Guest post: Technology evolution

Welcome back, dear readers! Please welcome today’s guest, Simon Berrill, an Englishman living near Barcelona.

Welcome, Simon!

c9e42240

Changing the world

Not long after I was kindly invited to write this post, my eight-year-old son started doing some work at school on inventions. That got me thinking about the changes in the world in the more than forty years since I was his age – and there have been quite a few. I suppose the most obvious one is the role played by computers and the Internet. When I was eight, no-one even dreamed about having a computer at home, and the idea of millions of computers being connected in an interactive network was the stuff of science fiction.

By the time I started work in 1986, things had changed considerably. Working on a local newspaper in eastern England, although I trained on a typewriter, I was part of the first generation of journalists to work with computers. We had Tandy portable word processors: a kind of laptop with a tiny screen only useful for writing. And we had to send our copy using a very primitive gadget that coupled the computer to an old-fashioned telephone receiver.

The Internet didn’t arrive until many years later. I used it a little while still a journalist, but I didn’t realise its potential until I moved to live near Barcelona and switched professions to translation. There will still be colleagues who remember the days of paper and typewriters, but I find it impossible to conceive of translation without computers, e-mail and the Internet. Aside from many other advantages, it’s now possible to check or look up things in seconds which in the old days must have required a whole day in a library.

But it isn’t really that side of the Internet I wanted to talk about in this post. What I’d like to concentrate on is the aspect that makes it possible for me to be doing this at all. Because, if you think about it, in the old days it would hardly have been possible for me, an Englishman living near Barcelona, to write this article for a person in Brazil (thanks for inviting me, Caroline), to be read all round the world. It’s easy nowadays to take these things for granted but the enormity of it shouldn’t be underestimated. Nor should the impact of the various networks we belong to, stretching across national boundaries: social networks, groups, e-mail lists, and so on. It’s easier to get professional information, advice and support than it has ever been before.

This, of course, is wonderful for us, but I think the ramifications go a lot further. In fact, I sincerely believe that these cross-national networks, which now exist in all sorts of areas of life, not just translation, are bound to have deep and long-lasting effects. We are probably still some years away from seeing exactly what these will be, but, when there are lasting links between so many people in different countries, it’s difficult to see how national boundaries can continue to mean as much as they do today. Whether this can prevent or end wars remains to be seen. Iraq, Syria, Ukraine and other continuing conflicts suggest otherwise. But it’s also clear that repressive regimes like the ones in China and North Korea, for example, fear the power of the Internet, and they may not be able to resist it for much longer.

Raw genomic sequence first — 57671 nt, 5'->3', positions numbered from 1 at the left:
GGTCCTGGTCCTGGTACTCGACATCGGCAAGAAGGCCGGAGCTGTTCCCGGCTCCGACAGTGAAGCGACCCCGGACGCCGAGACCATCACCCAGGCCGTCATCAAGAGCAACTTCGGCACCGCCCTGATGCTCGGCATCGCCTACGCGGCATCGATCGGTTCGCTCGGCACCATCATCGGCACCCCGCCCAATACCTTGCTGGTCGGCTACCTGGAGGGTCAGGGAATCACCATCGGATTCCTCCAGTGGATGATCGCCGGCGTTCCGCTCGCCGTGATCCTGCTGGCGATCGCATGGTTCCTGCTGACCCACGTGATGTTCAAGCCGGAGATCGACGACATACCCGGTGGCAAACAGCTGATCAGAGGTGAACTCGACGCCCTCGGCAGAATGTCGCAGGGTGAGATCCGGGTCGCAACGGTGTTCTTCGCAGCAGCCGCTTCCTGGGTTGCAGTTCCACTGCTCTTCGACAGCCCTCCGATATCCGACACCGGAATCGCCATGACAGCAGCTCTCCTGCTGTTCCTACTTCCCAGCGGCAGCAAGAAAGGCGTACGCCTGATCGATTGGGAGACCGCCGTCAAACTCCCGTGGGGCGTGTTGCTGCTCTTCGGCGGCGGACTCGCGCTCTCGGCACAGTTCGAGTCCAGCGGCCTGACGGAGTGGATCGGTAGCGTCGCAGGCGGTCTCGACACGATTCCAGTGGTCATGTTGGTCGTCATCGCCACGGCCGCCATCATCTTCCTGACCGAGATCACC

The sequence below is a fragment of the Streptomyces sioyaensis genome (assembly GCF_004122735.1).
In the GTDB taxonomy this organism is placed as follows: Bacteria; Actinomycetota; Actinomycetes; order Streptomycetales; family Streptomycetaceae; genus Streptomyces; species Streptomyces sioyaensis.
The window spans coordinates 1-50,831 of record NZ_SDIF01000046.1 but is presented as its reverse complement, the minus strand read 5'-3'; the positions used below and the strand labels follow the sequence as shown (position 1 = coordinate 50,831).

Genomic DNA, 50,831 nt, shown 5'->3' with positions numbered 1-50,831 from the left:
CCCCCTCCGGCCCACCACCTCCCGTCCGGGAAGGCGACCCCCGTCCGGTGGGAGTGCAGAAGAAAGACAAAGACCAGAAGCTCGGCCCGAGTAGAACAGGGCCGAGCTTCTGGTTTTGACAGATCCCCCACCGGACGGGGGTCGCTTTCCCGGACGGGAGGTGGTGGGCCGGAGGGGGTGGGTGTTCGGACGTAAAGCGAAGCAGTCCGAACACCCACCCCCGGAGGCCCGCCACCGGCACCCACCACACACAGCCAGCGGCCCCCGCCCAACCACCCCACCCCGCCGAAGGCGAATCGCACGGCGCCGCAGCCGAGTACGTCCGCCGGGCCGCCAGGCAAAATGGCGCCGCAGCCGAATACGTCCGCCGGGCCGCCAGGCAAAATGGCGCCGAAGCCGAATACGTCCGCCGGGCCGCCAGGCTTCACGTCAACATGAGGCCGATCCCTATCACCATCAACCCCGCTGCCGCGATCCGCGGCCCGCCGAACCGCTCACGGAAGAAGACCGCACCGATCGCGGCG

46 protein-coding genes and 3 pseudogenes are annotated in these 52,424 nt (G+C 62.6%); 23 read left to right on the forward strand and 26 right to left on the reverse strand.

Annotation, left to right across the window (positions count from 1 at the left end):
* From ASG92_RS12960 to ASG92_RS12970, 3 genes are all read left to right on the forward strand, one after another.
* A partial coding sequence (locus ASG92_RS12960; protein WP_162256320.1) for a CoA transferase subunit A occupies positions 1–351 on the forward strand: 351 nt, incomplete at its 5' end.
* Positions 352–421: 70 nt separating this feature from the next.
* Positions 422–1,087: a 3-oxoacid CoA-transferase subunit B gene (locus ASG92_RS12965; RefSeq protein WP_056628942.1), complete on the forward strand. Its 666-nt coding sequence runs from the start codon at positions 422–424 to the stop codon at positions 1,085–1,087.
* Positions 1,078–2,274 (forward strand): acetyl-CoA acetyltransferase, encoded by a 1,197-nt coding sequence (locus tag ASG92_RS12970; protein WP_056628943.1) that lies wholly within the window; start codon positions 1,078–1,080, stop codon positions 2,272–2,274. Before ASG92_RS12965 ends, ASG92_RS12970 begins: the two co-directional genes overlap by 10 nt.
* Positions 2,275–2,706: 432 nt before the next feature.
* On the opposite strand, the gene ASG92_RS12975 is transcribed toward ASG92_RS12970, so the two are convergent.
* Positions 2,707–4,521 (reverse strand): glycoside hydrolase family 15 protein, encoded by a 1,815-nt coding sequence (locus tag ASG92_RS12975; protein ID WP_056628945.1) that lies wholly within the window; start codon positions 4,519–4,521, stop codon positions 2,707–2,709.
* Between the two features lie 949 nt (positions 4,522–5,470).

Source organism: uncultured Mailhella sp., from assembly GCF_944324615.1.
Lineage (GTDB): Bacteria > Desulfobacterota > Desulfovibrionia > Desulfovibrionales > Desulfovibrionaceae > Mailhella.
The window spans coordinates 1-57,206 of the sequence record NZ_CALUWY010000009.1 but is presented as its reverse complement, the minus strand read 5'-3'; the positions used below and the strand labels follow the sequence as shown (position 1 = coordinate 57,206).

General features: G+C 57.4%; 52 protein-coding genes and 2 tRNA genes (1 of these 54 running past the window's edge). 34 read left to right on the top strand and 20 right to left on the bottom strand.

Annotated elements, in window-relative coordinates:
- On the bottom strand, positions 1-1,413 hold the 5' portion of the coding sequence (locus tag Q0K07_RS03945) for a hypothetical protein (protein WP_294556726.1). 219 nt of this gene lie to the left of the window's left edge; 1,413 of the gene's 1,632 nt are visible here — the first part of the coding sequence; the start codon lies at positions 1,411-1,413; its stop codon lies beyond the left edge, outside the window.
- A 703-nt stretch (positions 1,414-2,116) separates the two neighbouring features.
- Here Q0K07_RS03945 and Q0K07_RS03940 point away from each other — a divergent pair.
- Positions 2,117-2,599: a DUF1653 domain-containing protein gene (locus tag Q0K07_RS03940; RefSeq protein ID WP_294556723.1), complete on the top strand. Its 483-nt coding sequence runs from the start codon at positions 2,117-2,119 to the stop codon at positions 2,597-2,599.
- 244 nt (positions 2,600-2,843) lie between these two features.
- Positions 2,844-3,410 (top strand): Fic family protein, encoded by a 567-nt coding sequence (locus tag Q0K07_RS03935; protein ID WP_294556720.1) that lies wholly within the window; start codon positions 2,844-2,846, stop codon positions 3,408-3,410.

Our networks also provide a powerful weapon for individuals against the power of large and multinational companies. Online product reviews and opinions can cut through the lies contained in expensive advertising. And any freelance who has ever seen a slow-paying client suddenly rush to the bank to pay when we threaten to destroy his good name online will know the importance of protecting a cyber-reputation.

If I’ve learned one thing from a lifelong fascination with history, though, it’s that the really important results of a change or initiative are rarely the ones we expect. To take just one example, we planned a mission to the moon believing it was the first step to the stars and we ended up still earthbound but with non-stick Teflon saucepans and Velcro-fastened shoes we don’t have to tie. Following this principle, the true results of the development of the Internet and social networks are likely to be unpredictable and unexpected. Perhaps readers of this blog would like to suggest some possibilities?

It is indeed amazing if we think about it, Simon. There are absolute no barriers for information anymore, and everything is instantly available, making life in general much easier. Thank you, for accepting my invitation and kindly taking the time to write something interesting to us. 🙂

Note: Please note that I’ll take a two-week vacation starting this Friday, therefore, there will be no posts for the next two weeks. Guest posts will be back on April 21st.

About the author
DSC_1732 (2)Simon Berrill is a British translator working from Spanish, Catalan and French into English and specialising in tourism, culture and journalism. He has been translating for 14 years after switching careers from journalism. He lives near Barcelona with his wife and son. You can find out more about him on his website: www.sjbtranslations.com or by reading his blog, Only Human Translators, which can be found at www.sjbtranslations.com/blog/.

Advertisements

Leave a Reply

Fill in your details below or click an icon to log in:

WordPress.com Logo

You are commenting using your WordPress.com account. Log Out / Change )

Twitter picture

You are commenting using your Twitter account. Log Out / Change )

Facebook photo

You are commenting using your Facebook account. Log Out / Change )

Google+ photo

You are commenting using your Google+ account. Log Out / Change )

Connecting to %s